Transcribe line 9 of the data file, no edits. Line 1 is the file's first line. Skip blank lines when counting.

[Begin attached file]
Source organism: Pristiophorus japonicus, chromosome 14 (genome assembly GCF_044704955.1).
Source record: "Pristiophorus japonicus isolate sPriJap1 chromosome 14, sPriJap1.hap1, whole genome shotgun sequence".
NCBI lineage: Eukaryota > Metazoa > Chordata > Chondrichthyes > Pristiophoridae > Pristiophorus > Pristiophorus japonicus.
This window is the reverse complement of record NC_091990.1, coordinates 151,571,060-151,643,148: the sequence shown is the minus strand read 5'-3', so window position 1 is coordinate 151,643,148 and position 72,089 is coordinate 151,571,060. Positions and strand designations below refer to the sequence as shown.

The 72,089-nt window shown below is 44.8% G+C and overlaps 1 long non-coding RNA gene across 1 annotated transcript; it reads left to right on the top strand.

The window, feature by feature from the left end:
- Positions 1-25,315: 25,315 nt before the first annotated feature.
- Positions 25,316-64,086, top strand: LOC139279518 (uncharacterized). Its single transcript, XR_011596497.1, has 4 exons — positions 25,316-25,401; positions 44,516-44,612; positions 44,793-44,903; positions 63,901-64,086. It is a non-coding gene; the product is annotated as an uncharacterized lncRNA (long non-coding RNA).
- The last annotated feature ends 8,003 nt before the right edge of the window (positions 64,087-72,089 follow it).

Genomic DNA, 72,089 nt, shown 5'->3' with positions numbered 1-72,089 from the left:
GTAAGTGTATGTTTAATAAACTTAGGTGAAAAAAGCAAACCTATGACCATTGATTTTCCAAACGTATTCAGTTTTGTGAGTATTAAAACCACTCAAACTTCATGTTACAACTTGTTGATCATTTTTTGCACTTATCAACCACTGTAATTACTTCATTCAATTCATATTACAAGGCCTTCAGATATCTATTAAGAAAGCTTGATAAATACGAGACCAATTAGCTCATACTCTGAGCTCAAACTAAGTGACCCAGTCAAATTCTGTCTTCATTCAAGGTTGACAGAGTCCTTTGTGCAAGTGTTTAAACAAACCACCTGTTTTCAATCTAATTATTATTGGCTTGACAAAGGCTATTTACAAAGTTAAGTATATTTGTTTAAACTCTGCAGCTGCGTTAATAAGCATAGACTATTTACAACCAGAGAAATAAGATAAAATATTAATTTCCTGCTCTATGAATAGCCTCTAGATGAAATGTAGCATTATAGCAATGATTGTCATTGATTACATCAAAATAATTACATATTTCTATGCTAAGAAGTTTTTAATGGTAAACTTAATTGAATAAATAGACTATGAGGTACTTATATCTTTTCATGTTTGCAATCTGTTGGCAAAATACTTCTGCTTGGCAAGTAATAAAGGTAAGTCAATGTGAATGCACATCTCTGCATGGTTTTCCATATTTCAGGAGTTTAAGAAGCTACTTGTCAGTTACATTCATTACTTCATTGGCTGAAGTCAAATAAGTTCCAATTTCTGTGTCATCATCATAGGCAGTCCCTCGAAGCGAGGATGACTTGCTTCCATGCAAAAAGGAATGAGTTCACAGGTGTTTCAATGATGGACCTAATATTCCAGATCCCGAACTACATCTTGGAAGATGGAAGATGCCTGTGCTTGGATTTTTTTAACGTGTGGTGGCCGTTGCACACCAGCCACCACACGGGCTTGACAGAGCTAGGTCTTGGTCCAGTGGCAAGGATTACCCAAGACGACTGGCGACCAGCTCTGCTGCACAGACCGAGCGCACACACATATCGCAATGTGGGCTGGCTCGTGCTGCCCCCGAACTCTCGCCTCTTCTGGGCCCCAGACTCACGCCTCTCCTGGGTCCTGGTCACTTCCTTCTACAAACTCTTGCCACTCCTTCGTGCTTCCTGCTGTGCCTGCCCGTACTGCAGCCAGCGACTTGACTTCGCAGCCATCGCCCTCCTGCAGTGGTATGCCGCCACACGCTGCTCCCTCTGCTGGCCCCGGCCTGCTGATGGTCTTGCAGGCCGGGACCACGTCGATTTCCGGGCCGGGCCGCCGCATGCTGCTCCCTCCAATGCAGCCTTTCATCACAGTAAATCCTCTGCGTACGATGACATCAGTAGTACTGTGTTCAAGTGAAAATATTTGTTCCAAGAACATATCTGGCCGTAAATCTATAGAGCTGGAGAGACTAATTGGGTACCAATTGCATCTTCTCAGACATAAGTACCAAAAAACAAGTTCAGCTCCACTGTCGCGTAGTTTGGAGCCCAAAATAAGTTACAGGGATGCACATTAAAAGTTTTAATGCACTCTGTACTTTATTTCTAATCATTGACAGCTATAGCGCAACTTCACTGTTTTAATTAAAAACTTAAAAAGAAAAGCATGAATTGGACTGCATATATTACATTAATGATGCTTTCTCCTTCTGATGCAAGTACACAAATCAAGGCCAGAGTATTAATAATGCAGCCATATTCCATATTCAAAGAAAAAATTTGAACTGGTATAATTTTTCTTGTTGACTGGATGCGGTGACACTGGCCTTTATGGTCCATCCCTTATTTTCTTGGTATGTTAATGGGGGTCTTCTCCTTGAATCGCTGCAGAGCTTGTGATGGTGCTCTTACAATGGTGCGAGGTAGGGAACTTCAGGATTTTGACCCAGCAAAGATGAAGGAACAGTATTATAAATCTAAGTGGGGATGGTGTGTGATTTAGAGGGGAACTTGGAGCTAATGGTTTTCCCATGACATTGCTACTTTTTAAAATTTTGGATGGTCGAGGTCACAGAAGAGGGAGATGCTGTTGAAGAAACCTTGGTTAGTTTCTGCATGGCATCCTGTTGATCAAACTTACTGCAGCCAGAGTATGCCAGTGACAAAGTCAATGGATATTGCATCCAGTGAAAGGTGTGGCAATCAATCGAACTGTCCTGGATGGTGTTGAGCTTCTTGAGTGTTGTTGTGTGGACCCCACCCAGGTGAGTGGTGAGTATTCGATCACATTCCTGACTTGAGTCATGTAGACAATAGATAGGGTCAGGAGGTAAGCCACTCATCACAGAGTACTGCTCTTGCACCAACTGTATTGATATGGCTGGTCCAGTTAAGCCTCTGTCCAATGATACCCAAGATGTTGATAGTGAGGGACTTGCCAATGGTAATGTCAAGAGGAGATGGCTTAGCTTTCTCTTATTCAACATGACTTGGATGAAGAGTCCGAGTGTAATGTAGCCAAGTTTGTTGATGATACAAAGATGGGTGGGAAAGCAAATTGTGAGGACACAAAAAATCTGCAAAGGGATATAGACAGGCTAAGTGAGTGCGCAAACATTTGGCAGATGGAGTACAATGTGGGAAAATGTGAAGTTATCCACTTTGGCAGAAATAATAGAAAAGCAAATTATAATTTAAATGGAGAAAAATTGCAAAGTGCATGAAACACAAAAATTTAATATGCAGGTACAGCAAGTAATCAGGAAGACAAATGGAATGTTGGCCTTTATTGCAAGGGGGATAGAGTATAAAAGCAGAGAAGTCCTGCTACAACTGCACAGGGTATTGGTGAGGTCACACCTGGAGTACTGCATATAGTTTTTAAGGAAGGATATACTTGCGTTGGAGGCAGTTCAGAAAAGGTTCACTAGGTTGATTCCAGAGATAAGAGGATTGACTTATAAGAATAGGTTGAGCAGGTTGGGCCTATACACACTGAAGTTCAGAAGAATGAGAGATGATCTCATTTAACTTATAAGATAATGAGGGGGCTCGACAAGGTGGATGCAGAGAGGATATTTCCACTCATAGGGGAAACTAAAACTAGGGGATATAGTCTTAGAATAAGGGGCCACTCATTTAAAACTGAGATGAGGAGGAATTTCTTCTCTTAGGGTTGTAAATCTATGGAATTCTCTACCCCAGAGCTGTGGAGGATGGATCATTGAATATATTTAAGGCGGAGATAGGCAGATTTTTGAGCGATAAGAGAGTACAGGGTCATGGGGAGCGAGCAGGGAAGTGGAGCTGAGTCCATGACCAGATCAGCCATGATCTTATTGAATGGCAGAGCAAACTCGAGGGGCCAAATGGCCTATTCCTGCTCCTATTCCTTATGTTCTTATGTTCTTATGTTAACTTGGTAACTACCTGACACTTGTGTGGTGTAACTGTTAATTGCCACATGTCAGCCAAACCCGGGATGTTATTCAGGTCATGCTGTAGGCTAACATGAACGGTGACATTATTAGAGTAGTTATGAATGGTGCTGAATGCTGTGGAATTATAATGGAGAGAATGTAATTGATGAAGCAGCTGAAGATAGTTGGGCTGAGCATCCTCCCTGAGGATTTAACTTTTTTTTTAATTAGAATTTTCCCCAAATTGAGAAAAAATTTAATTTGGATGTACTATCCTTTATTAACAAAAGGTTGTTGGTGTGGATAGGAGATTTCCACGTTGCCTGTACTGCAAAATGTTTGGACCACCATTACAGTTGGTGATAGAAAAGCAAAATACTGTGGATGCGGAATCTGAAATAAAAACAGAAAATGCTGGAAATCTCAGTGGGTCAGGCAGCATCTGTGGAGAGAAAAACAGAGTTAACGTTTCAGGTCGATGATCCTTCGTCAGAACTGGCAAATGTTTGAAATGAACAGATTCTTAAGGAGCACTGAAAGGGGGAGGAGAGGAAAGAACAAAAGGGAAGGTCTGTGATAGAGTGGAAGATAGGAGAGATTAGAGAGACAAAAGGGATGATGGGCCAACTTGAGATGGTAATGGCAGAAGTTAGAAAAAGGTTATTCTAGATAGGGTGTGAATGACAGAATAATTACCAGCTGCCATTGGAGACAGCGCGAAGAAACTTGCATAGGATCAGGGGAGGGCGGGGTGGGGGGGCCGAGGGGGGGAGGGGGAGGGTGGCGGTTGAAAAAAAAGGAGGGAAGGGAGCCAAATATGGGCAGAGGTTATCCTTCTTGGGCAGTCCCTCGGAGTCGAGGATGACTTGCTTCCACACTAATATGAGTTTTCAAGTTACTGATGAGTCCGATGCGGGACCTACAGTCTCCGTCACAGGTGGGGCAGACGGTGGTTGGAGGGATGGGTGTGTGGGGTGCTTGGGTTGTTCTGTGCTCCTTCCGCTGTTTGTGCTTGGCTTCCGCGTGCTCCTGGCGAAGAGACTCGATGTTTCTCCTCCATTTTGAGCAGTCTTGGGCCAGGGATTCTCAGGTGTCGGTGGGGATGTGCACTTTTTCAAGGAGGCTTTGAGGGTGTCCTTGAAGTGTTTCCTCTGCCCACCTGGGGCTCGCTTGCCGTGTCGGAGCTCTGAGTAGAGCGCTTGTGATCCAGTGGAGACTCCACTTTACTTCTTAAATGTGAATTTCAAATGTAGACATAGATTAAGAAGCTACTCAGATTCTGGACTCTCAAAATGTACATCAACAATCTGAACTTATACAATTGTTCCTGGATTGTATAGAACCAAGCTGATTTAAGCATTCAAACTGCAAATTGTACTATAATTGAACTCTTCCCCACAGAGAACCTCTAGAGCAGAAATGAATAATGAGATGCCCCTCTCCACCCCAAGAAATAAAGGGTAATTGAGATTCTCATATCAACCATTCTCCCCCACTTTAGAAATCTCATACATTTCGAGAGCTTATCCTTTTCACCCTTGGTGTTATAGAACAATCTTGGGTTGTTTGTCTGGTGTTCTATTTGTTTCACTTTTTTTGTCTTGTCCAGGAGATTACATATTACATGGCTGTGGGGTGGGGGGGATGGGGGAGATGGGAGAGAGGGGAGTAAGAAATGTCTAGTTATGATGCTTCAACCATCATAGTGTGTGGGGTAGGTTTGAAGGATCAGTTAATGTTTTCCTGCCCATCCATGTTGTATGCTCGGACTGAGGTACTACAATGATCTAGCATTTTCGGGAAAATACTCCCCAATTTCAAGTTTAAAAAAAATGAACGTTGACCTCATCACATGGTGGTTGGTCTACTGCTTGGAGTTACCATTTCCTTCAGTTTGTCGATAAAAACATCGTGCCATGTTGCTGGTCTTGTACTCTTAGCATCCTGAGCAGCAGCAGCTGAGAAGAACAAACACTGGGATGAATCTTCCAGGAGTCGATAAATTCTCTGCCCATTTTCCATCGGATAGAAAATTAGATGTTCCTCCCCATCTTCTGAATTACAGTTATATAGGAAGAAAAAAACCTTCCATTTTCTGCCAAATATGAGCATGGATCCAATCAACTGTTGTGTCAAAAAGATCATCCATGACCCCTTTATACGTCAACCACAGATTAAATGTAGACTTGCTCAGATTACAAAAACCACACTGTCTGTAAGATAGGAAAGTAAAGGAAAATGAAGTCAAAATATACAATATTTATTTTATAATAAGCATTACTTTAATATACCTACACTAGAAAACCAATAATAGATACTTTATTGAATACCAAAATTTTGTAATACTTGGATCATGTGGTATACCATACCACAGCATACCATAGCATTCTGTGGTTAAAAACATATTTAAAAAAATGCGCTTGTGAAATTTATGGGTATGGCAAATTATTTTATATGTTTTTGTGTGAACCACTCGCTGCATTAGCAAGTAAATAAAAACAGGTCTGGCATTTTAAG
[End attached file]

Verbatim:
- The last annotated feature ends 8,003 nt before the right edge of the window (positions 64,087-72,089 follow it).